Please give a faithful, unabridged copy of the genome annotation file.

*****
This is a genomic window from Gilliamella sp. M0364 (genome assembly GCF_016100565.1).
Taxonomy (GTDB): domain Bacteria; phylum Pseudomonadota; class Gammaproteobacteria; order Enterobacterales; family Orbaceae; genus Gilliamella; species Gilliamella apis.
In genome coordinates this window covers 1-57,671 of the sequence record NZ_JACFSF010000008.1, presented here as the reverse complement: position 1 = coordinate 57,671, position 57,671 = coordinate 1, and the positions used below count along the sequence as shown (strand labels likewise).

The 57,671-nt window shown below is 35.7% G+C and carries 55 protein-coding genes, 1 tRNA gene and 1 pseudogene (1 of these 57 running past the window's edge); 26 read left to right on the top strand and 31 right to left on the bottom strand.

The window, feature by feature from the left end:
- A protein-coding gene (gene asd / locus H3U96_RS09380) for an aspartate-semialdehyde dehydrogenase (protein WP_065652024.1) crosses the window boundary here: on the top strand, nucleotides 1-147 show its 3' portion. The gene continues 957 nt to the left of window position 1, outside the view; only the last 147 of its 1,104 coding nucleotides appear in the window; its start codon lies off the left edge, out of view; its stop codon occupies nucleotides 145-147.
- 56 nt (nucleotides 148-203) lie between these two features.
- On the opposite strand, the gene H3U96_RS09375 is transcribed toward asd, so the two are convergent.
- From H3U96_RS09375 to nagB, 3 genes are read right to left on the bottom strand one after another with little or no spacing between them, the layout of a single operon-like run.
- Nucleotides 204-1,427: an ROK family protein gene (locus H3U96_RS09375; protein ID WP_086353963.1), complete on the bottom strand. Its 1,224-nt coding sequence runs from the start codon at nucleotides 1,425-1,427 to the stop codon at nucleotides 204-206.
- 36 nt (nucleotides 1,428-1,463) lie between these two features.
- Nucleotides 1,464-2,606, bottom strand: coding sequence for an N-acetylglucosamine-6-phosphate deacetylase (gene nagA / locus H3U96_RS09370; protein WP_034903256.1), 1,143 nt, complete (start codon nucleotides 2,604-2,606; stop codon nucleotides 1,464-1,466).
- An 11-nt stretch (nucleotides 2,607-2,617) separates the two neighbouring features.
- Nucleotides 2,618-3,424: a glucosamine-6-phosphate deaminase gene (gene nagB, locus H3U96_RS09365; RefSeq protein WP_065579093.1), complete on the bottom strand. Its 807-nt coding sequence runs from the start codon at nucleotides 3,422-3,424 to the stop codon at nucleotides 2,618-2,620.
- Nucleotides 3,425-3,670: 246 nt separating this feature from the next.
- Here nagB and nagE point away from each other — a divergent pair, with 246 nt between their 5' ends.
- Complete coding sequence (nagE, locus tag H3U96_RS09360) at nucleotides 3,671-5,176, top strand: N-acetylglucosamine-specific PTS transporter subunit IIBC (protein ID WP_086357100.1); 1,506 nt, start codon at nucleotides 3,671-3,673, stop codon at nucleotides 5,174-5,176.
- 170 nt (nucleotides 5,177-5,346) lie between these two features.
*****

This is a genomic window from Gilliamella sp. M0364 (genome assembly GCF_016100565.1).
Taxonomy (GTDB): domain Bacteria; phylum Pseudomonadota; class Gammaproteobacteria; order Enterobacterales; family Orbaceae; genus Gilliamella; species Gilliamella apis.
In genome coordinates this window covers 1-57,671 of the sequence record NZ_JACFSF010000008.1, presented here as the reverse complement: position 1 = coordinate 57,671, position 57,671 = coordinate 1, and the positions used below count along the sequence as shown (strand labels likewise).

The 57,671-nt window shown below is 35.7% G+C and carries 55 protein-coding genes, 1 tRNA gene and 1 pseudogene (1 of these 57 running past the window's edge); 26 read left to right on the top strand and 31 right to left on the bottom strand.

The window, feature by feature from the left end:
- A protein-coding gene (gene asd / locus H3U96_RS09380) for an aspartate-semialdehyde dehydrogenase (protein WP_065652024.1) crosses the window boundary here: on the top strand, nucleotides 1-147 show its 3' portion. The gene continues 957 nt to the left of window position 1, outside the view; only the last 147 of its 1,104 coding nucleotides appear in the window; its start codon lies off the left edge, out of view; its stop codon occupies nucleotides 145-147.
- 56 nt (nucleotides 148-203) lie between these two features.
- On the opposite strand, the gene H3U96_RS09375 is transcribed toward asd, so the two are convergent.
- From H3U96_RS09375 to nagB, 3 genes are read right to left on the bottom strand one after another with little or no spacing between them, the layout of a single operon-like run.
- Nucleotides 204-1,427: an ROK family protein gene (locus H3U96_RS09375; protein ID WP_086353963.1), complete on the bottom strand. Its 1,224-nt coding sequence runs from the start codon at nucleotides 1,425-1,427 to the stop codon at nucleotides 204-206.
- 36 nt (nucleotides 1,428-1,463) lie between these two features.
- Nucleotides 1,464-2,606, bottom strand: coding sequence for an N-acetylglucosamine-6-phosphate deacetylase (gene nagA / locus H3U96_RS09370; protein WP_034903256.1), 1,143 nt, complete (start codon nucleotides 2,604-2,606; stop codon nucleotides 1,464-1,466).
- An 11-nt stretch (nucleotides 2,607-2,617) separates the two neighbouring features.
- Nucleotides 2,618-3,424: a glucosamine-6-phosphate deaminase gene (gene nagB, locus H3U96_RS09365; RefSeq protein WP_065579093.1), complete on the bottom strand. Its 807-nt coding sequence runs from the start codon at nucleotides 3,422-3,424 to the stop codon at nucleotides 2,618-2,620.
- Nucleotides 3,425-3,670: 246 nt separating this feature from the next.
- Here nagB and nagE point away from each other — a divergent pair, with 246 nt between their 5' ends.
- Complete coding sequence (nagE, locus tag H3U96_RS09360) at nucleotides 3,671-5,176, top strand: N-acetylglucosamine-specific PTS transporter subunit IIBC (protein ID WP_086357100.1); 1,506 nt, start codon at nucleotides 3,671-3,673, stop codon at nucleotides 5,174-5,176.
- 170 nt (nucleotides 5,177-5,346) lie between these two features.